May 2012 Higher paper sample answers

WJEC GCSE English Language Reading Paper- Higher Tier May 2012
1.(a) Explain why foxes became so popular.
Disney gave him a ‘heroic status’ through cartoon and advertisers gave him an image as ‘an amusing
fellows.’ John Mansfield’s poem ‘Reynard the Fox,’ also encouraged a compassionate view of the
fox. The fox was thought of as loveable as he had previously been seen as a ‘victim of oppression.’
(b) According to Adam Edwards, why have foxes become so common in towns?
The fox began to find shelter in suburban gardens and there was no shortage of food. He could find
food in bins and discarded containers. The fox has become used to humans and has adapted to
traffic and other city centre movements. The fox has no predators in the city.
2.How does Adam Edwards try to turn his readers against foxes?
This writer demonises the fox. He uses factual information about fox attacks but uses carefully
selected verbs such as ‘mauled’ and ‘savagely’ to create a fierce image for the readers. He further
convinces readers that foxes are dangerous by referring to their ‘beastly’ side. He references the
history of the fox in literature to convince the reader that the dangers foxes present are nothing
new. Although he uses opinions in the piece, they are effectively designed to persuade the reader.
Edwards uses the short sentence with alliteration, ‘for fun,’ to create a strong evil image of the fox.
Edwards uses listing to emphasise the extent of attacks taking place. He lists a woman in Fulham, a
baby boy in Dartford and a young girl in Islington. His use of children and places from all over the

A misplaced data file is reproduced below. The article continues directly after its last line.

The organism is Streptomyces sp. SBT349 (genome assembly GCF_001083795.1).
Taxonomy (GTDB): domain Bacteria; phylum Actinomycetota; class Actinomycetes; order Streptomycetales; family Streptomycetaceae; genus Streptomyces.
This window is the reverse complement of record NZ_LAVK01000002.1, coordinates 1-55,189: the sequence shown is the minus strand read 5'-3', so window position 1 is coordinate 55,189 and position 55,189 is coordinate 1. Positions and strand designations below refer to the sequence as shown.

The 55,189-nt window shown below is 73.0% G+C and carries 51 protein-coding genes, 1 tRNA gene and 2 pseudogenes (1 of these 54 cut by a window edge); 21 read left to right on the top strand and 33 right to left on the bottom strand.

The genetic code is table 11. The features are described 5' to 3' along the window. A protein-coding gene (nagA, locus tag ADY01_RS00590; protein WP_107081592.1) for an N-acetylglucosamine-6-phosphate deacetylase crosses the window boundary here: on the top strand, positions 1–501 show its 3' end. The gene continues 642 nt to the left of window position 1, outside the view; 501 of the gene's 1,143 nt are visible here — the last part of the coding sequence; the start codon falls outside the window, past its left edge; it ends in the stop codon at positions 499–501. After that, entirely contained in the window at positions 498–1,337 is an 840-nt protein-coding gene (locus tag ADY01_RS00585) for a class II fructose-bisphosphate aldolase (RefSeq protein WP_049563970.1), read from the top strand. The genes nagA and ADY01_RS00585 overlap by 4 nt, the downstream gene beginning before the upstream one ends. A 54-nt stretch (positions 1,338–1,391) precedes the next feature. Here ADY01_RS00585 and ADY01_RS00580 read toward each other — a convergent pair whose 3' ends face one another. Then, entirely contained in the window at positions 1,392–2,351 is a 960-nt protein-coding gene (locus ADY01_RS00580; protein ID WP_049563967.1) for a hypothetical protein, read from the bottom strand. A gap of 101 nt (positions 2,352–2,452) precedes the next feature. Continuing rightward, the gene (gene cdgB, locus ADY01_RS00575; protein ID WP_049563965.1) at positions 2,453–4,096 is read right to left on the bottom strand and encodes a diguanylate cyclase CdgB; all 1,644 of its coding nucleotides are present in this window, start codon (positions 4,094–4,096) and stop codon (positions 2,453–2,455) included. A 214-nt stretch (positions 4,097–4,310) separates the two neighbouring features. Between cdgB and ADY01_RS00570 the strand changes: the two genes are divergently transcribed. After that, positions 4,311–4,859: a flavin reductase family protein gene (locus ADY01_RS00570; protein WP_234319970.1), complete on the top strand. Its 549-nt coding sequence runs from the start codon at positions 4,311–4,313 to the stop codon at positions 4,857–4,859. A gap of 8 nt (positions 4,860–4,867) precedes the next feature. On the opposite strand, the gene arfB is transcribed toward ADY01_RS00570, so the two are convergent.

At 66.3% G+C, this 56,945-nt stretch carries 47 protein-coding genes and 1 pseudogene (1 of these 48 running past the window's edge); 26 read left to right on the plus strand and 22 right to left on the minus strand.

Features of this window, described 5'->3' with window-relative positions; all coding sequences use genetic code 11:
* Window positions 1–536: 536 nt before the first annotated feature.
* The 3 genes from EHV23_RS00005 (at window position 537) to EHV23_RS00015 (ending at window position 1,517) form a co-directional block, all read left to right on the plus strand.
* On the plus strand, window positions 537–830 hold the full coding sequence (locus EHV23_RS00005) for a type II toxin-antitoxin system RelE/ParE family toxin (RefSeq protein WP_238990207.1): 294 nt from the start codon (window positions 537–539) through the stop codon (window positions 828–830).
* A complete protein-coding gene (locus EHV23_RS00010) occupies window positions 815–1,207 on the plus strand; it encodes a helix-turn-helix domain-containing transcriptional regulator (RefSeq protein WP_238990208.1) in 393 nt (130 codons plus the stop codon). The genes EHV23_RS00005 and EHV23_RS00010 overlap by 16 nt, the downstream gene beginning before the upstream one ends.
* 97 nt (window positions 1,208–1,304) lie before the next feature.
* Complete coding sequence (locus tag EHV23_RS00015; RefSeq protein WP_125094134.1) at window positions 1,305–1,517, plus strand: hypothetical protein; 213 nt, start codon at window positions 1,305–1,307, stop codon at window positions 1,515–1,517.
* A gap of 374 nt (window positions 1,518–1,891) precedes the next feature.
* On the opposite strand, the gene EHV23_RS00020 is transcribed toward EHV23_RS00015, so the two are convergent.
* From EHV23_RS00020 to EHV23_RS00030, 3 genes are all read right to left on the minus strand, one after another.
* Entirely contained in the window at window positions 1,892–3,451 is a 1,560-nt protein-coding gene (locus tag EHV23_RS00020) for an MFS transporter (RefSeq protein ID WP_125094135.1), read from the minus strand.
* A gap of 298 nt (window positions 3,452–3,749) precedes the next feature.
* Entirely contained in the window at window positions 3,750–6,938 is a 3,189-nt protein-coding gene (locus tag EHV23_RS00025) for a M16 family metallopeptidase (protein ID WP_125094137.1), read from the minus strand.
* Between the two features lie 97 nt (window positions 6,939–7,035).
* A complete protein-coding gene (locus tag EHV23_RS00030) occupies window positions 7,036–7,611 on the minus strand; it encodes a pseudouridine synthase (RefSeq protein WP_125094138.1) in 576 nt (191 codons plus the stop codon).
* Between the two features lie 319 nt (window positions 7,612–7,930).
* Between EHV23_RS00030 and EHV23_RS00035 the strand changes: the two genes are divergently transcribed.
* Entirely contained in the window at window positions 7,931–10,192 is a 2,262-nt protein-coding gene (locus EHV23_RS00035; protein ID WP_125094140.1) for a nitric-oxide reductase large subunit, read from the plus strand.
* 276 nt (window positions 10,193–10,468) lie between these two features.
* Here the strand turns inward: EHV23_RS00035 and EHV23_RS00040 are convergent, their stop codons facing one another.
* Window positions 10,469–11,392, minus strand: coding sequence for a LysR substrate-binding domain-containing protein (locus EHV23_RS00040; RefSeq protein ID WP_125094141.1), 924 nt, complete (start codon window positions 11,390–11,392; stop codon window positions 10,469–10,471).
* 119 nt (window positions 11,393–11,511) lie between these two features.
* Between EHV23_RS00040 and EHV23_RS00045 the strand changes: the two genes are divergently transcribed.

country both serve to suggest to the reader that these attacks are possible anywhere, to anyone.
3.How does Professor Stephen Harris try to prove that the urban fox has found ‘a place in our
Harris begins his article by using the contrast of ‘love’ and ‘hate,’ which emphasises the love the
public feel for foxes. He uses the word ‘adore’ to further emphasise this love. In considering our
reaction to foxes, alliteration is used in ‘stop and stare,’ to create an image of our reaction of awe.
Alliteration is used frequently in this writing to create images of the close relationship between foxes
and humans. In the anecdote about the cat flap, the fox is described as having ‘calmly climbed’ into
the kitchen. This creates an image that does not lead to fear of the fox. He uses humour to create a
pleasant image of an urban fox ion the underground. Edwards ends the article with the use of direct
address, ‘our,’ to involve the audience in the love of foxes, if they weren’t already convinced.
4.Compare and contrast what these two texts say about the urban fox.
The threat foxes are to humans
The two writers have strongly opposing views on the threat foxes pose to humans. Adam Edwards
says that they are a significant threat whilst Harris suggests they are not. Edwards sees them as a
serious threat to children, with use of the story about ‘baby twins’ who were ‘bit and mauled,’
whereas Harris merely describes a harmless ‘curious nip’ at a baby. Edwards uses words such as
‘attack’ and ‘maul’ whilst Harris states that they cause ‘no serious injuries.’
The threat foxes are to other animals
Once again, the authors disagree on this threat. Edwards suggests the fox is a vicious predator whilst
Harris is less concerned about the threat. Harris states that they eat ‘words, insects and rats’ whilst
Edwards suggests the fox kills ‘for fun.’ He describes captive penguins being killed and the Queen’s
flamingos being decapitated. Harris suggests that they will eat a ‘small pet’ but does not use the
word ‘kill’, as Edwards does in reference to pet rabbits.